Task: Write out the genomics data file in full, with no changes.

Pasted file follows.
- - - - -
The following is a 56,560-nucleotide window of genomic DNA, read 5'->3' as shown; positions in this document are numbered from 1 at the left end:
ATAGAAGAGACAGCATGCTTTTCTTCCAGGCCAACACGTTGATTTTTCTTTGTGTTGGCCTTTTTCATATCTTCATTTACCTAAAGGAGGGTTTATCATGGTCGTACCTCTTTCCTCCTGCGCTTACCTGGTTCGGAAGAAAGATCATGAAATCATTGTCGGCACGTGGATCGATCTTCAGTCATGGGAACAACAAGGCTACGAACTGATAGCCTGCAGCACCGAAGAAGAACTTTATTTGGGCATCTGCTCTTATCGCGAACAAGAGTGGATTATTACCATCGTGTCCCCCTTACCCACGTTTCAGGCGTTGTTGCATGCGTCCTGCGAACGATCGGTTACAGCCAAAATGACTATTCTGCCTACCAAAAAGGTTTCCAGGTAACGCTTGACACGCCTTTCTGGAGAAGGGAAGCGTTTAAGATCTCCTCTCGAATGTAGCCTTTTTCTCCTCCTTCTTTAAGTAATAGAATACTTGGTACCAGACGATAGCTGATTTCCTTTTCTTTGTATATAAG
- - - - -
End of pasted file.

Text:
The following is a 56,560-nucleotide window of genomic DNA, read 5'->3' as shown; positions in this document are numbered from 1 at the left end:
ATAGAAGAGACAGCATGCTTTTCTTCCAGGCCAACACGTTGATTTTTCTTTGTGTTGGCCTTTTTCATATCTTCATTTACCTAAAGGAGGGTTTATCATGGTCGTACCTCTTTCCTCCTGCGCTTACCTGGTTCGGAAGAAAGATCATGAAATCATTGTCGGCACGTGGATCGATCTTCAGTCATGGGAACAACAAGGCTACGAACTGATAGCCTGCAGCACCGAAGAAGAACTTTATTTGGGCATCTGCTCTTATCGCGAACAAGAGTGGATTATTACCATCGTGTCCCCCTTACCCACGTTTCAGGCGTTGTTGCATGCGTCCTGCGAACGATCGGTTACAGCCAAAATGACTATTCTGCCTACCAAAAAGGTTTCCAGGTAACGCTTGACACGCCTTTCTGGAGAAGGGAAGCGTTTAAGATCTCCTCTCGAATGTAGCCTTTTTCTCCTCCTTCTTTAAGTAATAGAATACTTGGTACCAGACGATAGCTGATTTCCTTTTCTTTGTATATAAG